World Backup Day 2016: A Little Planning Goes a Long Way
Rama Kolappan, head of Information and Mobility Management, Commvault: On backing up big data workloads: Big data initiatives use new approaches and technologies to store, index and analyze huge data sets, while minimizing storage requirements and driving faster outcomes. However, as companies begin these initiatives, they often forgo applying data protection and disaster recovery routines to these large data sets sitting outside their traditional systems and infrastructures due to complexity, performance and cost issues. Every day, but especially on World Backup Day, it's important to remember to back up your big data sets—or risk data sabotage, should an incident occur. "When traditional backups don't make sense: Enable more active archive with the ability to create natively accessible secondary copies (REST/FS/APIs) where backup doesn't make economic, performance, nor accessibility sense, like with rich media, pictures, genomics, video, etc. On World Backup Day, talk to your team to see if natively accessible secondary copies might be a fit for your organization and its data." Intelligent incremental capture is your new BFF: The reduction of backup copy windows through intelligent incremental capture for files and applications opens opportunities to dramatically reduce workload impact during data protection operations while providing downstream efficiencies in network and storage utilization. Only reading and moving the delta blocks and only storing the unique changed blocks reduces bandwidth and storage requirements for ongoing recovery operations and dramatically improves RPO and RTO speed. World Backup Day is the perfect day to consider this option for your organization."On the consumer level, backing up data has never been easier, especially with so many mobile devices connected to the cloud. If only it was that easy for businesses and the enterprise. IT leaders are struggling to keep up with growing demands for data backups and recovery that requires the right balance of performance, availability, simplicity and affordability. World Backup Day is a great reminder for IT leaders to explore the industry's advancements in storage systems that won't charge extra for high availability software features such as mirroring, snapshots, replication and stretch clustering." Seth Knox, Vice President of Product Marketing at Atlantis Computing: "An effective and flexible backup plan incorporates multiple software-based strategies and approaches. With software-defined and hyperconverged storage infrastructure, snapshots, replication and stretched clusters are being used to protect data both in a local data center cluster, across data centers or across the cloud. Regardless of the workload, from application servers in remote branch offices to thousands of virtual desktops distributed across an enterprise, IT teams are relying on software-based policies as the backbone of their disaster recovery implementations. This removes the human element by dictating that all virtual machines are accurately, automatically and consistently replicated to the DR sites, providing peace of mind that business can carry on despite any outage." Mario Blandini, Chief Evangelist and VP, Product Marketing at SwiftStack: "It is the beginning of the end for backup as we know it. Far too many individuals do inadequate backups, and technology has evolved to automatically protect and version the data we work with. Humans are bad at backup, apps are great at it. Both consumer and business adoption of cloud storage solutions like DropBox has marked the beginning of the end for backup as users know it. Application developers now build the apps we use to roll-back and recover documents 'forever'." "Make the most of this year's World Backup Day. The simple term 'backup' is becoming obsolete for the way we use and collaborate with documents and media. Increasingly, we will use our data and the protection just happens in the same way as we used to have to change car gears ourselves. Now with pervasive automatic transmissions, we just drive." Kieran Harty, CTO & Co-Founder at Tintri: "The applications on which businesses depend are increasingly being converted from physical to virtual—and you need to similarly shift your replication and recovery approach to keep pace. For example, conventional storage hoards virtualized applications into bulky vessels called LUNs (logical unit numbers). You're typically forced to replicate an entire LUN (including everything it holds), but if you could replicate just the one application you care about it, you can be 95 percent more efficient. And if you need to recover or update a specific application, taking that action on the entire LUN can take hours or days, whereas targeted action on that one application could take seconds. That's why choosing the right storage platform plays a huge role in how you manage application level replication and recovery." Gabriel Gambill, Senior Director of Product and Technical Operations at Quorum: "Backup is essential for both businesses and individuals. As we move into a digital age consumers risk losing their personal files and documents while businesses risk failing compliance, losing highly sensitive data and hours of downtime. Data loss is a huge threat to many of today's organizations and businesses need to be prepared. High availability and snapshot replication can ensure that the business has constant real time recovery, not only is data backed up and easily restored but so are critical applications. Businesses need business continuity and quick instant access to data that will allow the organization to return to business as usual. World Backup Day draws attention to this and the need for recovery. Once a disaster strikes, it is too late; organizations need to be prepared." Rick Orloff, Chief Security Officer at Code42: "The days when all employees worked on desktops connected to servers are long gone, and World Backup Day is a perfect reminder for the need for a modern data security strategy in today's organizations. Today's workforce is more mobile than ever, and the most critical data is residing on fully loaded, unprotected laptops and mobile devices. Data is traveling in and out of the enterprise at such a high rate, and organizations want to know if their data is properly protected. "Having a backup solution is no longer just about having a copy of your files living near storage or available in the cloud—it's about having visibility into how and where data is moving and it's the ability for end-users to restore all, or a portion, of their files at anytime. If data is compromised, it's the countermeasure to restoring the business to normal when data has been."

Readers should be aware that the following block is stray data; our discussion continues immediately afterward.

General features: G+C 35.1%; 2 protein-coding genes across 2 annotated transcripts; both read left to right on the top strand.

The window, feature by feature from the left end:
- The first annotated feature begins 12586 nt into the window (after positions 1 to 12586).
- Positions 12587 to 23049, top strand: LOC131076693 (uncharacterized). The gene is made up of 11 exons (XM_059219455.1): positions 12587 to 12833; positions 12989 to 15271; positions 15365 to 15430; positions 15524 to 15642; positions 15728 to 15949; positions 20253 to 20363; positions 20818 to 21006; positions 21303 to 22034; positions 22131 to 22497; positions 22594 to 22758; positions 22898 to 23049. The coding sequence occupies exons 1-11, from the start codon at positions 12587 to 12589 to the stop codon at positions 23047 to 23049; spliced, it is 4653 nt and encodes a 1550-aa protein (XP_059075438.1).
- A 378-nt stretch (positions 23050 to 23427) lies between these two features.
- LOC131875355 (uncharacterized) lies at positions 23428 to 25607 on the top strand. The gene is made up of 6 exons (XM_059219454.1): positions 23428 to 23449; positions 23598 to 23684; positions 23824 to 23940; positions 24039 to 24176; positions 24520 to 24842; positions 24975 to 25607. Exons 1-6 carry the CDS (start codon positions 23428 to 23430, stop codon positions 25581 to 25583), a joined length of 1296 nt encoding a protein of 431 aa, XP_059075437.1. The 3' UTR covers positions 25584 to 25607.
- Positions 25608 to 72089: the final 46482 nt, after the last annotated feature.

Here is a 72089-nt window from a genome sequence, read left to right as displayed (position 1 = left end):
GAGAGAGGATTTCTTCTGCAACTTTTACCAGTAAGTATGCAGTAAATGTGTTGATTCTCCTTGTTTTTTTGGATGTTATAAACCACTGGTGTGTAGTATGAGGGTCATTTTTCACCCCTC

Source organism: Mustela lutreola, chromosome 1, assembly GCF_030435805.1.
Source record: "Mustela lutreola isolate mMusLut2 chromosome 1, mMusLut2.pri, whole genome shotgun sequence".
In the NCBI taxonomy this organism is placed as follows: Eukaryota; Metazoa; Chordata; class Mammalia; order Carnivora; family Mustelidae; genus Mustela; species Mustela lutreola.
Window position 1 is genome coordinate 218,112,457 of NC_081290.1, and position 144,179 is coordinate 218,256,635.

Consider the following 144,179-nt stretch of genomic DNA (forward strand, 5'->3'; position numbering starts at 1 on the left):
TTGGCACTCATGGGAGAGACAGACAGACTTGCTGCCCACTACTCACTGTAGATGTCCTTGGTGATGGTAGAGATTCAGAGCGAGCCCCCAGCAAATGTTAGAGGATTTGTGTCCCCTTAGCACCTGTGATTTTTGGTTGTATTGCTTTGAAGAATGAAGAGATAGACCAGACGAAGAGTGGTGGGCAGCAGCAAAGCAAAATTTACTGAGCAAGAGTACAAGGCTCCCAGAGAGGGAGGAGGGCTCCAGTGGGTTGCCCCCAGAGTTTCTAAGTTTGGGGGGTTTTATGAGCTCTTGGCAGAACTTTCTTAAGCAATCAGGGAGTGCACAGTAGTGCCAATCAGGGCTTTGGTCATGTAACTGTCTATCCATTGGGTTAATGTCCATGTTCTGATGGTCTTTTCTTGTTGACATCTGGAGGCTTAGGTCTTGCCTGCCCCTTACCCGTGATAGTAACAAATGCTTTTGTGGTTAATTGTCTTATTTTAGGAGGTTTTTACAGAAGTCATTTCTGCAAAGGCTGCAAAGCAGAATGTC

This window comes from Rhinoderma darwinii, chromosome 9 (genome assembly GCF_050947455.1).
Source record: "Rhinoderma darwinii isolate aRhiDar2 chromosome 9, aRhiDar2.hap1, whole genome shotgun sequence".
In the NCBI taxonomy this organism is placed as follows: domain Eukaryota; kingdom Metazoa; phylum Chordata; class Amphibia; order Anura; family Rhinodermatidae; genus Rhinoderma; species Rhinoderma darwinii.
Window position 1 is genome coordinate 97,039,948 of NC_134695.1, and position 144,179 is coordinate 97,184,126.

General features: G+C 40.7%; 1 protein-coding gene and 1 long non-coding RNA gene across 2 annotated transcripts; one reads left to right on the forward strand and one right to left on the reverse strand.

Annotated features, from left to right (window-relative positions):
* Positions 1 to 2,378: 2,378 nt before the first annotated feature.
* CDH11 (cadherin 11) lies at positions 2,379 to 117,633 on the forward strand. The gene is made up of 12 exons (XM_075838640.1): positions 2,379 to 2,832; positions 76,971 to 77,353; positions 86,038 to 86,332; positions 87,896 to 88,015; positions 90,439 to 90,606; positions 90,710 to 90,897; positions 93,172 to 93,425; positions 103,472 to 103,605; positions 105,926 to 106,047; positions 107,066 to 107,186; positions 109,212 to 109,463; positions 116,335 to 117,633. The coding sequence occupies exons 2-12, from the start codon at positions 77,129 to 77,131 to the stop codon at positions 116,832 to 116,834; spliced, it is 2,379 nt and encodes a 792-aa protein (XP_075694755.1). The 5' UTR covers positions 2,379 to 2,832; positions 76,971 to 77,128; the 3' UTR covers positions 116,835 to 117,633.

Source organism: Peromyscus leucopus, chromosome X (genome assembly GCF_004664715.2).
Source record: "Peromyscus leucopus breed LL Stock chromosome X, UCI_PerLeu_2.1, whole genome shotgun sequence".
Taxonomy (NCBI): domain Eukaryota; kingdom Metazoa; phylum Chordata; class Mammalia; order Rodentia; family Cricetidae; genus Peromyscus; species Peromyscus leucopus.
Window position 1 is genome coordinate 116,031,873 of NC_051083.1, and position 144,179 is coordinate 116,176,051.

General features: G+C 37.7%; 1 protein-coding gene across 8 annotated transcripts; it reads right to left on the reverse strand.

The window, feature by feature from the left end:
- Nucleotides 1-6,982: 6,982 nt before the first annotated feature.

Ellen Rome, Vice President of Marketing, X-IO: